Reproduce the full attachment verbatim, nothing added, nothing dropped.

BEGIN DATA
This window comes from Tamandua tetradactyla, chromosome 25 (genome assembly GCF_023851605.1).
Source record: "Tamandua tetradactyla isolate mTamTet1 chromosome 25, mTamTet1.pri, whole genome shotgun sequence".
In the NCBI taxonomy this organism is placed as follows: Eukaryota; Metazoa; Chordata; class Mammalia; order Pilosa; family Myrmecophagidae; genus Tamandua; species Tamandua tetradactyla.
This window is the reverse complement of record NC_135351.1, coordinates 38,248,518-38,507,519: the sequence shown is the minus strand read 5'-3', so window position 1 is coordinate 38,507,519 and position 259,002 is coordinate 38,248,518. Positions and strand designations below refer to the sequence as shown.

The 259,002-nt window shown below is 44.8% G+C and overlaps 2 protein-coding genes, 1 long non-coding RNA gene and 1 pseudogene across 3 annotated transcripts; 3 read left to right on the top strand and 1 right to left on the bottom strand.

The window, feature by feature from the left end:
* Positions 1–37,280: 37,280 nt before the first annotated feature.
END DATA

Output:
This window comes from Tamandua tetradactyla, chromosome 25 (genome assembly GCF_023851605.1).
Source record: "Tamandua tetradactyla isolate mTamTet1 chromosome 25, mTamTet1.pri, whole genome shotgun sequence".
In the NCBI taxonomy this organism is placed as follows: Eukaryota; Metazoa; Chordata; class Mammalia; order Pilosa; family Myrmecophagidae; genus Tamandua; species Tamandua tetradactyla.
This window is the reverse complement of record NC_135351.1, coordinates 38,248,518-38,507,519: the sequence shown is the minus strand read 5'-3', so window position 1 is coordinate 38,507,519 and position 259,002 is coordinate 38,248,518. Positions and strand designations below refer to the sequence as shown.

The 259,002-nt window shown below is 44.8% G+C and overlaps 2 protein-coding genes, 1 long non-coding RNA gene and 1 pseudogene across 3 annotated transcripts; 3 read left to right on the top strand and 1 right to left on the bottom strand.

The window, feature by feature from the left end:
* Positions 1–37,280: 37,280 nt before the first annotated feature.